Tuesday, August 2, 2022

Earth Adjunct Professor appointed to Expert Panel on the Future of Arctic and Northern Research in Canada

Collage of headshots from all 11 members of Expert Panel.

The Arctic is undergoing unprecedented changes. As a result, Northern communities, and Canada as an Arctic and maritime country, are facing profound economic, social, and ecosystem impacts. Adjunct Professor Richard Boudreault, in the Department of Earth and Environmental Sciences, has been appointed as a member of the Expert Panel on the Future of Arctic and Northern Research in Canada at the Council of Canadian Academies (CCA)

Tuesday, July 19, 2022

New map shows where fracking-induced earthquakes could hit in Canada

The map shows earthquakes related to hydraulic fracture. Major earthquakes are represented with red and white graphics.

Scientists from the University of Waterloo have developed a map showing which regions and population centres of Western Canada are likely to experience earthquakes induced by underground energy extraction.

Wednesday, July 13, 2022

Using compost instead of nitrogen as fertilizer in Canada can slow global warming

Farmer's field with corn stalks and snow.

A new study led from the University of Waterloo discovered greenhouse gas production is significantly less when biobased residues like compost replaces widely used nitrogen fertilizer during spring freeze-thaw events in cold temperate regions.

Thursday, April 21, 2022

Philippe Van Cappellen wins prestigious Canadian Geophysical Union Medal

Professor Philippe Van Cappellen from the Department of Earth and Environmental Sciences, and a Canada Excellence Research Chair Laureate in Ecohydrology, has been awarded the J. Tuzo Wilson Medal, the Canadian Geophysical Union's (CGU) greatest honour.

Tuesday, April 5, 2022

Keith Delaney wins the 2022 Excellence in Science Teaching Award

Keith Delaney

We are pleased to announce that Keith Delaney is one of this year’s Faculty of Science Excellence in Science Teaching Award recipients!

Wednesday, March 9, 2022

Human actions accelerate climate-driven floods and droughts

Stream flowing through rocks in a forest

A study of more than 2,000 streams around North America found that those altered by human activity are at greater risk of flooding.

The study from the University of Waterloo analyzed the seasonal flow patterns of 2,272 streams in Canada and the U.S. and found that human-managed streams – those impacted by developments like dams, canals, or heavy urbanization – had significantly different flow patterns compared to streams in natural watersheds.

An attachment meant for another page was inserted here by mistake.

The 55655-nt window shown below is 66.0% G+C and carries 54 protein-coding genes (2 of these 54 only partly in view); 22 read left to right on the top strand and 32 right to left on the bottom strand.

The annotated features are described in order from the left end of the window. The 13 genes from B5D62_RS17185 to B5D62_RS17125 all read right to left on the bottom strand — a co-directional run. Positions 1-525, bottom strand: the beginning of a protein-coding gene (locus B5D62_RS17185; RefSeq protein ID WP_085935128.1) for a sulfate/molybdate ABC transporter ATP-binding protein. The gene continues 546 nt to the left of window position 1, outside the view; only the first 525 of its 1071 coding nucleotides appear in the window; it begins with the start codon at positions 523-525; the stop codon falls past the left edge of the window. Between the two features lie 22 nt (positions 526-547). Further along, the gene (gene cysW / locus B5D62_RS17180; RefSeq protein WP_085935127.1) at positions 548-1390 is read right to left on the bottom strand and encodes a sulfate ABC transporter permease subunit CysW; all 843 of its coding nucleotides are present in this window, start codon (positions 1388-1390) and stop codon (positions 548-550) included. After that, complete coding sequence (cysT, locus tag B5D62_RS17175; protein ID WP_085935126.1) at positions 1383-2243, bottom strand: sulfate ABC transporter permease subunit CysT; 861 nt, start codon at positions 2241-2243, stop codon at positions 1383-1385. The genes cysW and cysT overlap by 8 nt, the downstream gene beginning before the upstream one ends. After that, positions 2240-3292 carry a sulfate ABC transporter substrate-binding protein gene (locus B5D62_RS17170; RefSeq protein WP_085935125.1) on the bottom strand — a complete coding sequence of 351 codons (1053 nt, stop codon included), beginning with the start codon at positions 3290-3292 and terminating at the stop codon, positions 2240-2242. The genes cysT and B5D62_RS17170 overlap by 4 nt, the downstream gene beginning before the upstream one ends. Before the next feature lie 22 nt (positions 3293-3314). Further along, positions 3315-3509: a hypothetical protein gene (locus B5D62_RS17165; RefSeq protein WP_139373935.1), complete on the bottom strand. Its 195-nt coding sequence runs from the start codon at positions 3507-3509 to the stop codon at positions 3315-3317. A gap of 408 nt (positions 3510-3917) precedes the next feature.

Monday, February 14, 2022

Study recommends six steps to improve our water quality

A farmer uses specialized equipment to fertilize his raspberry field

Nitrogen fertilizers are critical for growing crops to feed the world, yet when applied in excess can pollute our water for decades. A new study provides six steps to address nitrogen pollution and improve water quality.

Monday, January 31, 2022

A tribute to Bill Taylor

Bill Taylor

Past and present members of the Faculty of Science community are saddened by the news that William David Taylor passed away on January 24, 2022.

Wednesday, January 26, 2022

New economic model finds wetlands provide billions in filtration value

A river flowing through a marshy wetland

Southern Ontario wetlands provide $4.2 billion worth of sediment filtration and phosphorus removal services each year, keeping our drinking water sources clean and helping to mitigate harmful and nuisance algal blooms in our lakes and rivers.

A new study from the University of Waterloo uses economic valuation to help us understand the importance of Southern Ontario’s wetlands for water filtration – particularly as these sensitive ecosystems continue to be lost by conversion to agriculture or urban development.

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